UK: Muslim couple bought ‘Mother of Satan’ bomb-making ingredients, plotted Christmas ISIS terror attack
A Muslim couple terrorists who met on SingleMuslim.com have been found guilty of plotting a terror attack over the Christmas holidays with an ISIS-inspired ‘Mother of Satan’ bomb or ricin attack.
Sudanese ‘asylum seeker’ Munir Mohammed volunteered for a ‘lone wolf’ UK ‘mission’ as he chatted on Facebook with a man he believed was an ISIS commander.
He enlisted the help of Muslim pharmacist Rowaida El-Hassan, drawing on her knowledge of chemicals needed to make a bomb after seeking her out on SingleMuslim.com.
At the time of his arrest last December, Mohammed had two of the three components for TATP explosives as well as manuals on how to make explosives, mobile phone detonators, and deadly ricin poison.
In the days before his arrest, the terrorist was captured on in-store CCTV buying ‘acetone free’ nail polish from Asda, in the mistaken belief it was a chemical component of TATP.
Mohammed arrived in Britain in the back of a truck and claimed asylum in February 2014, the court heard.
He was working at a Kerry Foods in Derby making sauces for supermarket ready meals and wooing a potential British bride he met online.
The prosecution claimed he was drawn to University College London graduate El-Hassan because she referred to having a Masters degree in pharmacy in her dating profile.
She wrote that she was ‘looking for a simple, very simple, honest and straightforward man who fears Allah’ who she could ‘vibe with on a spiritual and intellectual level’.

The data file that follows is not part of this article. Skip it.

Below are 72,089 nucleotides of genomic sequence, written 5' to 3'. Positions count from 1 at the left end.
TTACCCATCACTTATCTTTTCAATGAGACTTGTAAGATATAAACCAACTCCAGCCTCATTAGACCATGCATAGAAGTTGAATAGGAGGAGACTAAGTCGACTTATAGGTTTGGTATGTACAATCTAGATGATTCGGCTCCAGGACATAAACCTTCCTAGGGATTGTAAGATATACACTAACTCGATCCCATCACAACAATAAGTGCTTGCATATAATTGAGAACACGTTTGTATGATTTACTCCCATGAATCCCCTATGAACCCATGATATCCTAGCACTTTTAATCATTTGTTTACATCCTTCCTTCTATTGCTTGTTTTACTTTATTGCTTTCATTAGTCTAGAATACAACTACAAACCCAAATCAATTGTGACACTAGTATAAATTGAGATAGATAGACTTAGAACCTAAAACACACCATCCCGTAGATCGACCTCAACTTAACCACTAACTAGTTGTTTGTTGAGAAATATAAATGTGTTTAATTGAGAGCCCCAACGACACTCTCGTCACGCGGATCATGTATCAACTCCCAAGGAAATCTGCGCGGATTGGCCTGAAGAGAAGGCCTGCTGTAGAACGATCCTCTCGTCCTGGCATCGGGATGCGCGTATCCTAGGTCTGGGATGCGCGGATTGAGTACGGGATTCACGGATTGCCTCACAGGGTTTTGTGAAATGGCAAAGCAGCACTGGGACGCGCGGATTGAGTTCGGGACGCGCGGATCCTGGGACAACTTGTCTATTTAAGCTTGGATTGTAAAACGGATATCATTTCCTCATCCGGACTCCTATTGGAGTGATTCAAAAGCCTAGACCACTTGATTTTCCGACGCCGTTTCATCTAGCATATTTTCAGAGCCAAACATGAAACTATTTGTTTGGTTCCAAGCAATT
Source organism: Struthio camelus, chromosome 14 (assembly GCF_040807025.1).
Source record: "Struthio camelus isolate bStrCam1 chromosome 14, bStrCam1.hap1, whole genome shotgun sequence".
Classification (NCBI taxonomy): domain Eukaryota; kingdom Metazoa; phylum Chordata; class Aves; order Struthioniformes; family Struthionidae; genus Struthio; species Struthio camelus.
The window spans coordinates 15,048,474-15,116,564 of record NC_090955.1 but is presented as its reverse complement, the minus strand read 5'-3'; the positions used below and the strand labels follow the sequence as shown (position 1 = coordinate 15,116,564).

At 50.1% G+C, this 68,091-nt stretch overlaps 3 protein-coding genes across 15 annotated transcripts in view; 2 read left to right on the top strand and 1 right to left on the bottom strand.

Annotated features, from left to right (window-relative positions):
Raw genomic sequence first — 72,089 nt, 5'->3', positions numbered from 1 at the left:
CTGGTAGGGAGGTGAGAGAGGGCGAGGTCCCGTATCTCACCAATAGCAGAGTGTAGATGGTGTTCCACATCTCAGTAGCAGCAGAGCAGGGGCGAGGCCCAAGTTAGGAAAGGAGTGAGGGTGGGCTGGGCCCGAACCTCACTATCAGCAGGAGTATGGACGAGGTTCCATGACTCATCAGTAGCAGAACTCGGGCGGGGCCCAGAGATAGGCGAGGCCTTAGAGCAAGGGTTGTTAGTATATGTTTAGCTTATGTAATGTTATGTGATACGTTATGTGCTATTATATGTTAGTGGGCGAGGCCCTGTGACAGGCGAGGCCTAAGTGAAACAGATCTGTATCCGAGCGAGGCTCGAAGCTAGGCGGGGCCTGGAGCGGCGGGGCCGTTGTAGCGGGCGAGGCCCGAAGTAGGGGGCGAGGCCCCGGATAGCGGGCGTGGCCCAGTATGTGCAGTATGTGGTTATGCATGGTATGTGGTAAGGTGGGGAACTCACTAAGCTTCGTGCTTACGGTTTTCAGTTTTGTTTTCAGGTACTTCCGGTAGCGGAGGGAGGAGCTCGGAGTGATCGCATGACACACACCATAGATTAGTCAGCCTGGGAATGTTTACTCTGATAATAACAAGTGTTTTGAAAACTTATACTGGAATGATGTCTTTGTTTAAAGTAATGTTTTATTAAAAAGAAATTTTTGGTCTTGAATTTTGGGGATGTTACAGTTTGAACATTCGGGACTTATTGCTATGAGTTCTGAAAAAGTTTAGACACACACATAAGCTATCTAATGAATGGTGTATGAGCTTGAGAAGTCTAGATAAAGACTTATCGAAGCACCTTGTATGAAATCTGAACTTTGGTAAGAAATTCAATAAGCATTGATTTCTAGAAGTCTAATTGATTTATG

Jurors were told the pair had a ‘rapidly formed emotional attachment and a shared ideology’ and by the spring of 2016 were in regular contact on WhatsApp and had met more than once in a London park near El-Hassan’s home.
As well as arguments, jokes and every-day concerns, they also shared terrorist views and ISIS videos.
In August last year, the Muslim terrorist was put in touch via Facebook with a man he believed was an ISIS commander, known as Abubakr Kurdi.
He pledged allegiance to Kurdi and offered to participate in ‘a new job in the UK’, said to mean an act of terrorism.
In the days before his arrest, Mohammed looked at pressure cookers at Ace Discounts, which the prosecution said could be used to contain the explosives.
When police raided his home on December 12 last year, they found hydrogen peroxide in a wardrobe and hydrochloric acid in the freezer.
The court heard that the terrorist had an arranged marriage in Sudan with a woman he had never met called Fatima who he was hoping to bring to England on a student visa.
Muslima terrorist El-Hassan came to Britain from Sudan at the age of three. It is ‘difficult to say’ whether she was a terrorist before she met Munir Mohammed on a dating site or whether she was radicalized through their romance, anti-terror police have said.